The task of leading the UK out of the EU was always going to be highly challenging. For example, there was a strong faction within Theresa May’s Conservative Party which did not want to leave the EU and were voting with the main opposition party to thwart her Brexit strategies; and there was another faction within her own party which was keen to leave the EU and questioned both her Brexit credentials and strategies. In attempting to strengthen her position, she made an error of judgement in calling a general election. Instead of strengthening her position, the election resulted in her losing her majority, the weakening of her authority, and ultimately her resignation. In reviewing the situation since Boris Johnson became Prime Minister, it is clear that the manner in which the withdrawal process is now being handled is entirely different to the May era, thus reinforcing some of the points I have already made. Boris Johnson had campaigned for Brexit, and this gave him some credibility in the Brexit process. Further, after then calling a general election and obtaining a large majority in Parliament, he was in an altogether stronger position than his predecessor. As a result, he was able to carry legislation through the UK parliament and to adopt a far more robust stance with the EU negotiators.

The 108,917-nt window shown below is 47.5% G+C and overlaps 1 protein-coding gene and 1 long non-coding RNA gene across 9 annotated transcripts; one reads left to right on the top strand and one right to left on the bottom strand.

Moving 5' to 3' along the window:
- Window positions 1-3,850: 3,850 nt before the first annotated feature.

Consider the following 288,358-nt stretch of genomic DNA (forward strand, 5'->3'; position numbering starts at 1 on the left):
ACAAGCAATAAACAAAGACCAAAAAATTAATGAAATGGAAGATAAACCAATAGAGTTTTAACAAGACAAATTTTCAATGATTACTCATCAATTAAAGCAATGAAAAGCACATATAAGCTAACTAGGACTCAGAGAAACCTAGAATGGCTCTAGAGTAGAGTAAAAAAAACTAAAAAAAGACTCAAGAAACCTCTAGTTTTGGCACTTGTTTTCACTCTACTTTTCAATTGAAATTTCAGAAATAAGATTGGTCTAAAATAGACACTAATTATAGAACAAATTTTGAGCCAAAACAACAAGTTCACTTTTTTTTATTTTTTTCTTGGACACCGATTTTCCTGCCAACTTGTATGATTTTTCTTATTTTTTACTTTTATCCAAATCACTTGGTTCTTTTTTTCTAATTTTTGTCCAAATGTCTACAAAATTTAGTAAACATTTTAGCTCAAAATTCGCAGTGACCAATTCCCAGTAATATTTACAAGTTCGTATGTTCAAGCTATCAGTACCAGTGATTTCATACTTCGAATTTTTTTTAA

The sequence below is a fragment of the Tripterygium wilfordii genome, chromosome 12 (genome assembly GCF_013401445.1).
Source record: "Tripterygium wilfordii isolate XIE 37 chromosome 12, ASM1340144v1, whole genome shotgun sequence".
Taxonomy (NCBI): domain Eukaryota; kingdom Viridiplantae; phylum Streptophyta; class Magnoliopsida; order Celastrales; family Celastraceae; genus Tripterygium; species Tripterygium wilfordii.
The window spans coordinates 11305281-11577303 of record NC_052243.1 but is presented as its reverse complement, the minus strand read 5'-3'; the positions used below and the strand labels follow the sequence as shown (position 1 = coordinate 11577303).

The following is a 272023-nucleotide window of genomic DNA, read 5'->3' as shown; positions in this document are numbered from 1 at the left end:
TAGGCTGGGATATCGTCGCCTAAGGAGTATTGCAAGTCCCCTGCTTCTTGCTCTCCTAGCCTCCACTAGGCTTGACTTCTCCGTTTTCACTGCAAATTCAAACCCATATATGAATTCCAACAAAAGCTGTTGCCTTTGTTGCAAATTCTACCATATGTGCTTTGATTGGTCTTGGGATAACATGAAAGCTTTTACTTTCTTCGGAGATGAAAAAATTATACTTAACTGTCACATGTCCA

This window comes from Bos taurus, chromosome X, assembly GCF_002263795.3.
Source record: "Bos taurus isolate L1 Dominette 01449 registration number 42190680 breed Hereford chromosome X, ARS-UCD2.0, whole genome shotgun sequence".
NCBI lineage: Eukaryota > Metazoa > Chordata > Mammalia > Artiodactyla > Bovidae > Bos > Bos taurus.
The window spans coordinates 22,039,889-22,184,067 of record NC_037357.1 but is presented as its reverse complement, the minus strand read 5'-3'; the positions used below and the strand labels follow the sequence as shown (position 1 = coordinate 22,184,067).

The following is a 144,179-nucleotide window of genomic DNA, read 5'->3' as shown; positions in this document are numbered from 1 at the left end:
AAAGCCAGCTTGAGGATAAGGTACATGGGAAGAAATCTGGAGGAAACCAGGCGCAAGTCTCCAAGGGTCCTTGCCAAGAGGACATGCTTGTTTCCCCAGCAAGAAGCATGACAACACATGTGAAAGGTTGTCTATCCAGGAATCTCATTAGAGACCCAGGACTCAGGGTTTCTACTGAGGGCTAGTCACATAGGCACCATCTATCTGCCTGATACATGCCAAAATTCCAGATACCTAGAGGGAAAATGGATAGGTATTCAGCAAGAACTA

Emrah Atar: Brexit was initially meant to happen on 29 March 2019, but the deadline was delayed twice after MPs rejected the deal negotiated by Mrs Theresa May who was the prime minister at the time. Why do you think that Brexit took so long?